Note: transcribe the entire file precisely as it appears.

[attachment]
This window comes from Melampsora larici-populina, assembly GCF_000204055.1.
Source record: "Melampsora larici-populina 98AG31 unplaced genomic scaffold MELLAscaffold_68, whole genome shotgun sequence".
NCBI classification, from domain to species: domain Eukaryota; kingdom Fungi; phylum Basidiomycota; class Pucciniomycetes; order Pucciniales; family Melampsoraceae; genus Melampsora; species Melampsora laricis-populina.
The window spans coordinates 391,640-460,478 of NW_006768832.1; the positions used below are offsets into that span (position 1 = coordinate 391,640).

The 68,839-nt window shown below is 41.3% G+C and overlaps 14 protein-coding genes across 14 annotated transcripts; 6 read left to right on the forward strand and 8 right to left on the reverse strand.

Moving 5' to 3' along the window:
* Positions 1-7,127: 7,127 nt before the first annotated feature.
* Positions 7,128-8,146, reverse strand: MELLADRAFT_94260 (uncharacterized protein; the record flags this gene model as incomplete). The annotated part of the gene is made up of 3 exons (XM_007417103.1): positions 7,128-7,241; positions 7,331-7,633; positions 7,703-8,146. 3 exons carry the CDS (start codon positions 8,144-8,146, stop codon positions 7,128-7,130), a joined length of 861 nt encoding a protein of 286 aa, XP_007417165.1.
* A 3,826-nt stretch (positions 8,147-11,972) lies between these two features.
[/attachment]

This window comes from Melampsora larici-populina, assembly GCF_000204055.1.
Source record: "Melampsora larici-populina 98AG31 unplaced genomic scaffold MELLAscaffold_68, whole genome shotgun sequence".
NCBI classification, from domain to species: domain Eukaryota; kingdom Fungi; phylum Basidiomycota; class Pucciniomycetes; order Pucciniales; family Melampsoraceae; genus Melampsora; species Melampsora laricis-populina.
The window spans coordinates 391,640-460,478 of NW_006768832.1; the positions used below are offsets into that span (position 1 = coordinate 391,640).

The 68,839-nt window shown below is 41.3% G+C and overlaps 14 protein-coding genes across 14 annotated transcripts; 6 read left to right on the forward strand and 8 right to left on the reverse strand.

Moving 5' to 3' along the window:
* Positions 1-7,127: 7,127 nt before the first annotated feature.
* Positions 7,128-8,146, reverse strand: MELLADRAFT_94260 (uncharacterized protein; the record flags this gene model as incomplete). The annotated part of the gene is made up of 3 exons (XM_007417103.1): positions 7,128-7,241; positions 7,331-7,633; positions 7,703-8,146. 3 exons carry the CDS (start codon positions 8,144-8,146, stop codon positions 7,128-7,130), a joined length of 861 nt encoding a protein of 286 aa, XP_007417165.1.
* A 3,826-nt stretch (positions 8,147-11,972) lies between these two features.